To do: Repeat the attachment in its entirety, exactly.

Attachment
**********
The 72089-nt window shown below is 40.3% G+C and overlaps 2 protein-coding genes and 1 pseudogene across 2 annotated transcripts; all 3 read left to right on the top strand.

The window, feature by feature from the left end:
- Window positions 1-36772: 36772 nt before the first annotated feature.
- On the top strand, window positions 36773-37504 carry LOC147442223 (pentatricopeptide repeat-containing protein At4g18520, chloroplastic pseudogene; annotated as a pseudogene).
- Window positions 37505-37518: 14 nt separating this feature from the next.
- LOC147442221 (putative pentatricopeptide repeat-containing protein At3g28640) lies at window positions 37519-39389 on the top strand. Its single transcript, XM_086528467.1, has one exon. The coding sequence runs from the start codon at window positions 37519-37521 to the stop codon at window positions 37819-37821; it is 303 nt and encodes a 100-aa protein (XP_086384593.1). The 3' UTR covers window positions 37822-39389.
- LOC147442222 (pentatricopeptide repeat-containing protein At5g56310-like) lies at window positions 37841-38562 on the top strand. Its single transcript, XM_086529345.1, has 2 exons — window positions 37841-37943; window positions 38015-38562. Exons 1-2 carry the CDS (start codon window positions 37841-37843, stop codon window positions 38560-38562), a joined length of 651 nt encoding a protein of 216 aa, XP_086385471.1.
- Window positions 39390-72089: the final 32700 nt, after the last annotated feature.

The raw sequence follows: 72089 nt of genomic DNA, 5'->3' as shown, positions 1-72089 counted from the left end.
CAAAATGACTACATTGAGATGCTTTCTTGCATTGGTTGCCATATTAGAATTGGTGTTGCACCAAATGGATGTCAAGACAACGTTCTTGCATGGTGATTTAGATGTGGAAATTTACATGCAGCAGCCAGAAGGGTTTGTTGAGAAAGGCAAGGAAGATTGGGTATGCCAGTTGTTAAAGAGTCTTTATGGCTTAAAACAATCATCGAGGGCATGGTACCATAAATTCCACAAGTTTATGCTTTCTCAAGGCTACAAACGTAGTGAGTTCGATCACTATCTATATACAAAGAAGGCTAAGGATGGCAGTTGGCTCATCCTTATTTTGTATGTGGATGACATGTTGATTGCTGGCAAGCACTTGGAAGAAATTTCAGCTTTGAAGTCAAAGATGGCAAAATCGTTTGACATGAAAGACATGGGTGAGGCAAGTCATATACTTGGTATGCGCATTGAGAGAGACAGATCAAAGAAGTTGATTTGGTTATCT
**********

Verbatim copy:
The 72089-nt window shown below is 40.3% G+C and overlaps 2 protein-coding genes and 1 pseudogene across 2 annotated transcripts; all 3 read left to right on the top strand.

The window, feature by feature from the left end:
- Window positions 1-36772: 36772 nt before the first annotated feature.
- On the top strand, window positions 36773-37504 carry LOC147442223 (pentatricopeptide repeat-containing protein At4g18520, chloroplastic pseudogene; annotated as a pseudogene).
- Window positions 37505-37518: 14 nt separating this feature from the next.
- LOC147442221 (putative pentatricopeptide repeat-containing protein At3g28640) lies at window positions 37519-39389 on the top strand. Its single transcript, XM_086528467.1, has one exon. The coding sequence runs from the start codon at window positions 37519-37521 to the stop codon at window positions 37819-37821; it is 303 nt and encodes a 100-aa protein (XP_086384593.1). The 3' UTR covers window positions 37822-39389.
- LOC147442222 (pentatricopeptide repeat-containing protein At5g56310-like) lies at window positions 37841-38562 on the top strand. Its single transcript, XM_086529345.1, has 2 exons — window positions 37841-37943; window positions 38015-38562. Exons 1-2 carry the CDS (start codon window positions 37841-37843, stop codon window positions 38560-38562), a joined length of 651 nt encoding a protein of 216 aa, XP_086385471.1.
- Window positions 39390-72089: the final 32700 nt, after the last annotated feature.

The raw sequence follows: 72089 nt of genomic DNA, 5'->3' as shown, positions 1-72089 counted from the left end.
CAAAATGACTACATTGAGATGCTTTCTTGCATTGGTTGCCATATTAGAATTGGTGTTGCACCAAATGGATGTCAAGACAACGTTCTTGCATGGTGATTTAGATGTGGAAATTTACATGCAGCAGCCAGAAGGGTTTGTTGAGAAAGGCAAGGAAGATTGGGTATGCCAGTTGTTAAAGAGTCTTTATGGCTTAAAACAATCATCGAGGGCATGGTACCATAAATTCCACAAGTTTATGCTTTCTCAAGGCTACAAACGTAGTGAGTTCGATCACTATCTATATACAAAGAAGGCTAAGGATGGCAGTTGGCTCATCCTTATTTTGTATGTGGATGACATGTTGATTGCTGGCAAGCACTTGGAAGAAATTTCAGCTTTGAAGTCAAAGATGGCAAAATCGTTTGACATGAAAGACATGGGTGAGGCAAGTCATATACTTGGTATGCGCATTGAGAGAGACAGATCAAAGAAGTTGATTTGGTTATCT